Cravings have a bad rap for those looking to live a healthier lifestyle. This is often because the types of foods people tend to crave are typically found on their “naughty” list. Rarely do people complain of their out-of-control broccoli cravings. Instead, it’s the sugary, fatty, salty, overly-processed foods that tantalize our craving taste buds.
Gaining control of these cravings, however, begins with understanding what our cravings mean. Is the cause physical or emotional? Is it a genuine hunger, boredom, or the routine of eating that sparks a specific craving?
What Are Food Cravings?
The intense, almost insatiable desire to eat a specific food or flavor has been termed Food Cravings. For some, this craving may feel uncontrollable, as if the craving will not be satisfied until the food is consumed (sometimes in excess).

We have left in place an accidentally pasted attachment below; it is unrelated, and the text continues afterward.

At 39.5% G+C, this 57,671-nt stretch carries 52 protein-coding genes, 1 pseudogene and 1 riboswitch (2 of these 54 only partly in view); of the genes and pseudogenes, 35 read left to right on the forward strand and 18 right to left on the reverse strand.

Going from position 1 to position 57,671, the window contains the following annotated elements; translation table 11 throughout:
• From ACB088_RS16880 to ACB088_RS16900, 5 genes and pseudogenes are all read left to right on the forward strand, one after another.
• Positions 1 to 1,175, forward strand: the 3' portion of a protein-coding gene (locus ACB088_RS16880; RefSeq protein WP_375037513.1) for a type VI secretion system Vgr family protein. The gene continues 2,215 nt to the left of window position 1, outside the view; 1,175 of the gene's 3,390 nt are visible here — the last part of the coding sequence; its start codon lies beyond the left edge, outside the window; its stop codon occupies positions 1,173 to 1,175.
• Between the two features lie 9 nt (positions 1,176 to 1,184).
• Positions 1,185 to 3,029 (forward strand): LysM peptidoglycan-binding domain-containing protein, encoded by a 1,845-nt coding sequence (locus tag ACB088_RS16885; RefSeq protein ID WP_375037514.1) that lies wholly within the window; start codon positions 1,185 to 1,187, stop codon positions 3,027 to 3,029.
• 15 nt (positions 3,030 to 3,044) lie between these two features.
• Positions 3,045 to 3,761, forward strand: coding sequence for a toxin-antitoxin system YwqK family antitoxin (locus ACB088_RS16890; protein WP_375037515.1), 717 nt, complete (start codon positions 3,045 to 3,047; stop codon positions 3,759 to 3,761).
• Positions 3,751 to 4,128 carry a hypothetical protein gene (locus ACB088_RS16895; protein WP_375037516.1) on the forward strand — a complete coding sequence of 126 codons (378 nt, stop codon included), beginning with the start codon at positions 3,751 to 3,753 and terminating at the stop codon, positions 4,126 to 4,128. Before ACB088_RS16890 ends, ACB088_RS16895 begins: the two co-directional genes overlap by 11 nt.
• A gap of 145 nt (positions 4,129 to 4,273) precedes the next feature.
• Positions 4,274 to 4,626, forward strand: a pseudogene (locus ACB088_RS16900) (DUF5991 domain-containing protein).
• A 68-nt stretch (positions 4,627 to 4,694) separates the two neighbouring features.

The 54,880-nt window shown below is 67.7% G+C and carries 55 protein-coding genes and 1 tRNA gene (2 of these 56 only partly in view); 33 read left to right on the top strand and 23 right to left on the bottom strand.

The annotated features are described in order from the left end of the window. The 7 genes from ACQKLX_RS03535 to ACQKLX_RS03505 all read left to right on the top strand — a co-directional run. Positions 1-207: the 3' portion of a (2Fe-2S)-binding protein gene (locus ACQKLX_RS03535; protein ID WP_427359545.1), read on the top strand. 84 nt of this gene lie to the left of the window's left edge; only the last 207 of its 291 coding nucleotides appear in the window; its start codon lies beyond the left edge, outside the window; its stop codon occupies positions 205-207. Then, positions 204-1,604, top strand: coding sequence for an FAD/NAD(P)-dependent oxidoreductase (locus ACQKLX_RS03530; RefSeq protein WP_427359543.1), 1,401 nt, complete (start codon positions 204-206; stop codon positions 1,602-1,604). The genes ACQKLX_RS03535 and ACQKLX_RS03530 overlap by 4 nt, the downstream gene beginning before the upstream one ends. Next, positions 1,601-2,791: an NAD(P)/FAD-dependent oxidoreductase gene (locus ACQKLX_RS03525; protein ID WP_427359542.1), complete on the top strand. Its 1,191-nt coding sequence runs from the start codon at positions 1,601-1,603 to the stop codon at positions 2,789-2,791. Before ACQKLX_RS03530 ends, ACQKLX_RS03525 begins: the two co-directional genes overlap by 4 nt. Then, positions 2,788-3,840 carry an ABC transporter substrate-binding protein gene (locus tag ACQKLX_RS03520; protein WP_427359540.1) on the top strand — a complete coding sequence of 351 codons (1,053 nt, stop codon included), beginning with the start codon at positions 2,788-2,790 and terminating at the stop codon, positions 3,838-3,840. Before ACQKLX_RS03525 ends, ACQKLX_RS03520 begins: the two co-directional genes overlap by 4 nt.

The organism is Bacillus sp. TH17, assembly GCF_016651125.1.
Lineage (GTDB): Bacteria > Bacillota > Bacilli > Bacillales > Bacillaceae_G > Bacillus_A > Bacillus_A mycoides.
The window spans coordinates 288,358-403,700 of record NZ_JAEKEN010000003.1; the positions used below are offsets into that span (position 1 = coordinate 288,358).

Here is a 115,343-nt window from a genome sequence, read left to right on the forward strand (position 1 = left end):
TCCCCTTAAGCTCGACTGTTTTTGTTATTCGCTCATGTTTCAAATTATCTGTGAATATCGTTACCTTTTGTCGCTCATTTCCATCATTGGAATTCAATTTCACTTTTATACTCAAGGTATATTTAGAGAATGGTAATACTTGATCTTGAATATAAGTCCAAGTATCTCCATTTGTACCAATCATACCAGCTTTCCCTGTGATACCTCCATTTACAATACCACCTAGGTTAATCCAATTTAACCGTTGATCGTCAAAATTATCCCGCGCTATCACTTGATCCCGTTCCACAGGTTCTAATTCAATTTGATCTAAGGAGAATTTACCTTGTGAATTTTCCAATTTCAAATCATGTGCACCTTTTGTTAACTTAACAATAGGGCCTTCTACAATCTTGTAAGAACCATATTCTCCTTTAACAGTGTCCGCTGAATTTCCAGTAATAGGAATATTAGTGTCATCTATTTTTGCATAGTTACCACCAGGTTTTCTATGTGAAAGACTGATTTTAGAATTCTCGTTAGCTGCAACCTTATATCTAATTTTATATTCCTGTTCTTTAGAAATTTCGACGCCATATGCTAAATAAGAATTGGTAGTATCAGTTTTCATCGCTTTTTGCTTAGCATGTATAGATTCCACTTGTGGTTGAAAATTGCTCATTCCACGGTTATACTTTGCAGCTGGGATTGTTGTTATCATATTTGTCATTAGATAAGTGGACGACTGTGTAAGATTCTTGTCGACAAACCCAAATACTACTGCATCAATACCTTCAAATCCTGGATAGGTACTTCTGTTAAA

But not all cravings are caused by the same triggers. Both internal and external factors play a role in what you crave. For example, daily habits, brain chemistry or hormones, dehydration, lack of sleep, and more are all possible causes for certain cravings.
Many times, our brain is the culprit, as it aims to keep us alive and healthy by ensuring everything remains in balance. However, our brains don’t always go about it the right way. Cravings for food can be triggered by brain regions that are responsible for memory, pleasure, and reward. When you have a food craving, the hippocampus, insula, and caudate (parts of our brain linked to memory and pleasure sensing) are active.
Additionally, daily habits and stress are major contributors to food cravings. From poor sleep to a poorly managed stressful situation, every moment has the ability to impact the foods we crave.